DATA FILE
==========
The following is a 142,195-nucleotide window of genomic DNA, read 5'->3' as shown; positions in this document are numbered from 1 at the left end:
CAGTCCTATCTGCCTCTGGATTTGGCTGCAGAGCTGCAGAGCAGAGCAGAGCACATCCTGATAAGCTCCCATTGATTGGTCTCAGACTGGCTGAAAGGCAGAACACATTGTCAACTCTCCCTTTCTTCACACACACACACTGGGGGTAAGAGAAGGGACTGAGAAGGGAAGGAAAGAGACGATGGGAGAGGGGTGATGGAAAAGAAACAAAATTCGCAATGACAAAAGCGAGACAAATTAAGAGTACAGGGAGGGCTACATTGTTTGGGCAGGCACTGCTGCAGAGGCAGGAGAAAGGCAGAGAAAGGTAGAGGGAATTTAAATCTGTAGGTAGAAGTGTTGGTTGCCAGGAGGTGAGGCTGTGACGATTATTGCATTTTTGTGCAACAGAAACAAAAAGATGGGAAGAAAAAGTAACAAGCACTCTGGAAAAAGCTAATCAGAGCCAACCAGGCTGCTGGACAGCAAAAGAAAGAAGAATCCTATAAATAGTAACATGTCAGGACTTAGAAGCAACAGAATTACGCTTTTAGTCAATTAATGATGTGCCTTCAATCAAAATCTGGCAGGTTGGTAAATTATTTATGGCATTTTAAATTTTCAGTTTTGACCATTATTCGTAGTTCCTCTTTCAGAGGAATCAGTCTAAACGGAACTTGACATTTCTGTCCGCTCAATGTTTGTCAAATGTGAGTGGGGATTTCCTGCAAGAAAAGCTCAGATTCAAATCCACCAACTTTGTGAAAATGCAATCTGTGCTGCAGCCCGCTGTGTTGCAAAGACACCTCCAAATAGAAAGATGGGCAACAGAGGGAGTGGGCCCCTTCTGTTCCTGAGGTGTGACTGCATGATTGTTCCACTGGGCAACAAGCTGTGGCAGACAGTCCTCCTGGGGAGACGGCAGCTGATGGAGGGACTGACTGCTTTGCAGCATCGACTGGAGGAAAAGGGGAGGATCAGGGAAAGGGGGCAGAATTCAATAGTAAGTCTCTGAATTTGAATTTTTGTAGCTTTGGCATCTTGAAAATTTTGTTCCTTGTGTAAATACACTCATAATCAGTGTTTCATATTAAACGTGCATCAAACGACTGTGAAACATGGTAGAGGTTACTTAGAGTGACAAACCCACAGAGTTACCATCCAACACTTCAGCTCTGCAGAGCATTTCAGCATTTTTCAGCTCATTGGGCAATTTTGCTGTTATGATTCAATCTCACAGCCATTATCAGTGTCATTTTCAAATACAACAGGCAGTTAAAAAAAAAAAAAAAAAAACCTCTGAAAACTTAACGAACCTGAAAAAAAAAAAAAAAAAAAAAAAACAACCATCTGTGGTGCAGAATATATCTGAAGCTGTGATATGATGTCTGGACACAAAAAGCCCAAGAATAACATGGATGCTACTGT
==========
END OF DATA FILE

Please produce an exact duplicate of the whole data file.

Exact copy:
The following is a 142,195-nucleotide window of genomic DNA, read 5'->3' as shown; positions in this document are numbered from 1 at the left end:
CAGTCCTATCTGCCTCTGGATTTGGCTGCAGAGCTGCAGAGCAGAGCAGAGCACATCCTGATAAGCTCCCATTGATTGGTCTCAGACTGGCTGAAAGGCAGAACACATTGTCAACTCTCCCTTTCTTCACACACACACACTGGGGGTAAGAGAAGGGACTGAGAAGGGAAGGAAAGAGACGATGGGAGAGGGGTGATGGAAAAGAAACAAAATTCGCAATGACAAAAGCGAGACAAATTAAGAGTACAGGGAGGGCTACATTGTTTGGGCAGGCACTGCTGCAGAGGCAGGAGAAAGGCAGAGAAAGGTAGAGGGAATTTAAATCTGTAGGTAGAAGTGTTGGTTGCCAGGAGGTGAGGCTGTGACGATTATTGCATTTTTGTGCAACAGAAACAAAAAGATGGGAAGAAAAAGTAACAAGCACTCTGGAAAAAGCTAATCAGAGCCAACCAGGCTGCTGGACAGCAAAAGAAAGAAGAATCCTATAAATAGTAACATGTCAGGACTTAGAAGCAACAGAATTACGCTTTTAGTCAATTAATGATGTGCCTTCAATCAAAATCTGGCAGGTTGGTAAATTATTTATGGCATTTTAAATTTTCAGTTTTGACCATTATTCGTAGTTCCTCTTTCAGAGGAATCAGTCTAAACGGAACTTGACATTTCTGTCCGCTCAATGTTTGTCAAATGTGAGTGGGGATTTCCTGCAAGAAAAGCTCAGATTCAAATCCACCAACTTTGTGAAAATGCAATCTGTGCTGCAGCCCGCTGTGTTGCAAAGACACCTCCAAATAGAAAGATGGGCAACAGAGGGAGTGGGCCCCTTCTGTTCCTGAGGTGTGACTGCATGATTGTTCCACTGGGCAACAAGCTGTGGCAGACAGTCCTCCTGGGGAGACGGCAGCTGATGGAGGGACTGACTGCTTTGCAGCATCGACTGGAGGAAAAGGGGAGGATCAGGGAAAGGGGGCAGAATTCAATAGTAAGTCTCTGAATTTGAATTTTTGTAGCTTTGGCATCTTGAAAATTTTGTTCCTTGTGTAAATACACTCATAATCAGTGTTTCATATTAAACGTGCATCAAACGACTGTGAAACATGGTAGAGGTTACTTAGAGTGACAAACCCACAGAGTTACCATCCAACACTTCAGCTCTGCAGAGCATTTCAGCATTTTTCAGCTCATTGGGCAATTTTGCTGTTATGATTCAATCTCACAGCCATTATCAGTGTCATTTTCAAATACAACAGGCAGTTAAAAAAAAAAAAAAAAAAACCTCTGAAAACTTAACGAACCTGAAAAAAAAAAAAAAAAAAAAAAAACAACCATCTGTGGTGCAGAATATATCTGAAGCTGTGATATGATGTCTGGACACAAAAAGCCCAAGAATAACATGGATGCTACTGT